Country Scores

Political Rights: 7
Civil Liberties: 7
Status: Not Free
Population: 5,300,000

2008 Key Developments: The year 2008 was marked by hundreds of protests across the Tibet Autonomous Region (TAR) and surrounding provinces, some of which turned violent; Tibetans rioted in Lhasa in March, attacking Chinese civilians and businesses and reportedly killing 19 people. The Chinese authorities responded with the most severe crackdown and militarization in the region since 1989, detaining thousands of monks, nuns, and lay civilians and sentencing dozens to long prison terms. Chinese soldiers were reported to have opened fire on civilian protesters, and some observers placed the estimated number of deaths at 218, though this was difficult to confirm as the authorities denied access for journalists to Tibetan regions.

Political Rights: Under Chinese rule, Tibetans lack the right to determine their political future or freely elect their own leaders. The Chinese Communist Party rules the TAR and Tibetan areas in nearby Qinghai, Sichuan, Gansu, and Yunnan provinces through appointed officials, including some Tibetans. No Tibetan, however, has ever held the top post of TAR party secretary. Tibetans suffer the same lack of political freedom as their Han Chinese counterparts, while those seen to be advocating greater autonomy or political independence for the region risk harsh punishment and imprisonment. Corruption remains a serious problem in Tibet.

Civil Liberties: The Chinese authorities' already strict control over the flow of information into and out of Tibet tightened further following protests in March 2008. Foreign correspondents and tourists were expelled from the region, mobile-phone service was disrupted, and at least one Tibetan journalist was detained. Violations of religious freedom increased as hundreds of monks and nuns suspected of involvement in protests or of holding antigovernment views were taken into police custody, often following raids on monasteries by security forces. A large scale "patriotic education" campaign was expanded in April, with religious figures as well as students, government workers, and businesspeople forced to participate and sign denunciations of the Dalai Lama. The judicial system in Tibet remains abysmal, with most judges lacking any legal education, minimal access for defendants to legal representation, and trials involving "state security" held in secret. The number of political prisoners increased dramatically during the year following large-scale arrests throughout the spring, with many prisoners reportedly being subjected to torture and other forms of ill-treatment. While many of those detained were released, hundreds remained in custody at year's end, and 30 people were sentenced in April to terms ranging from three years to life imprisonment in relation to antigovernment protests. Freedom of movement was severely curtailed, as an increased military presence and roadblocks restricted the ability of Tibetans to travel within the region, into other parts of China, or abroad.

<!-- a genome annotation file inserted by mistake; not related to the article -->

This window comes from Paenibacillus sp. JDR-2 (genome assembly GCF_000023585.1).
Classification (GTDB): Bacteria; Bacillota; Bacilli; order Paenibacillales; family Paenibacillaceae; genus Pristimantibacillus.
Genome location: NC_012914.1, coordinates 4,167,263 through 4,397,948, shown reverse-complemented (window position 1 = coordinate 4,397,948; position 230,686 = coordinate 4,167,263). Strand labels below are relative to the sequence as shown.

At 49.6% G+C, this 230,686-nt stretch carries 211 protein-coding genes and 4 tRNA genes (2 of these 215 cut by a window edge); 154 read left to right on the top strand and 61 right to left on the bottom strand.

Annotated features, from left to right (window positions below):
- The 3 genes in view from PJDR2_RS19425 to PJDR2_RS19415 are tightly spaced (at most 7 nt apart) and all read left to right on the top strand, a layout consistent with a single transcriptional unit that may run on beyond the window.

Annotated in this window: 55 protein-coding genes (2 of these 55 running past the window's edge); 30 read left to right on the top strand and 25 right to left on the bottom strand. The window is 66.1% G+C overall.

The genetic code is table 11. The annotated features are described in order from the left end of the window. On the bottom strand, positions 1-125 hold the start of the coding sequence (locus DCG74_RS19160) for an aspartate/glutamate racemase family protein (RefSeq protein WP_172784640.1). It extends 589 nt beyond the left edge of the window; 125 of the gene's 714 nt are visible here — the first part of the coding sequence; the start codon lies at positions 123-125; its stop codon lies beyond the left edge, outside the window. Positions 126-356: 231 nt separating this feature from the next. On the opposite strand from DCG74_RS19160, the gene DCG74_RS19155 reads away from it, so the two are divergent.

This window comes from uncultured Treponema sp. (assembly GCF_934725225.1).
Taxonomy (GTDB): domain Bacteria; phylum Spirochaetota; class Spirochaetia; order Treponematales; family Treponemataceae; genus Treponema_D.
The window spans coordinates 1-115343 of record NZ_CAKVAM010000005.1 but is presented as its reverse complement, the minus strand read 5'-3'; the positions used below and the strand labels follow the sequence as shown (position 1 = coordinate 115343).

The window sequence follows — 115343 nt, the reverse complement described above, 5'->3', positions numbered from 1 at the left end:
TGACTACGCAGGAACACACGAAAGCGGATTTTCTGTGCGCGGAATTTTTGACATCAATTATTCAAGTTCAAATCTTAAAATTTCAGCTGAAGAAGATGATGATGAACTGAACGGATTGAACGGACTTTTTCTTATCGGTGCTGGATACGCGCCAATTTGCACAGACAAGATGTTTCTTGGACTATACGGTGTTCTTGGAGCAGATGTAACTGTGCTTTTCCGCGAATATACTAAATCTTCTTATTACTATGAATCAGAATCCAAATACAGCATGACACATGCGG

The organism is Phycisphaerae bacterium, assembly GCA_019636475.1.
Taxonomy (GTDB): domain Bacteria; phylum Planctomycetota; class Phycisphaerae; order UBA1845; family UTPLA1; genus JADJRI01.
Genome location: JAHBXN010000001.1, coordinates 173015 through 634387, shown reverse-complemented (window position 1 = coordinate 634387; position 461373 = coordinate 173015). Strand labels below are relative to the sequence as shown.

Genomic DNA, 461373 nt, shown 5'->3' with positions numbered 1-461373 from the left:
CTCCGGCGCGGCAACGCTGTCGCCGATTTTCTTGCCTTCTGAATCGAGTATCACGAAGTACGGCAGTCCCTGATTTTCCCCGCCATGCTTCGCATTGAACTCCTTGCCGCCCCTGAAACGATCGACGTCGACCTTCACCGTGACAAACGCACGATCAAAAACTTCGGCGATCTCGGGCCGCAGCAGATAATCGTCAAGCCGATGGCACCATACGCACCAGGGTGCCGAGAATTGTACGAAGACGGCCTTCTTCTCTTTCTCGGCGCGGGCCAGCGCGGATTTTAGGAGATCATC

↓ Trend arrow: Tibet received a downward trend arrow due to deterioration in freedom of movement caused by the increased military presence, roadblocks, and greater bureaucratic restrictions that followed antigovernment protests.

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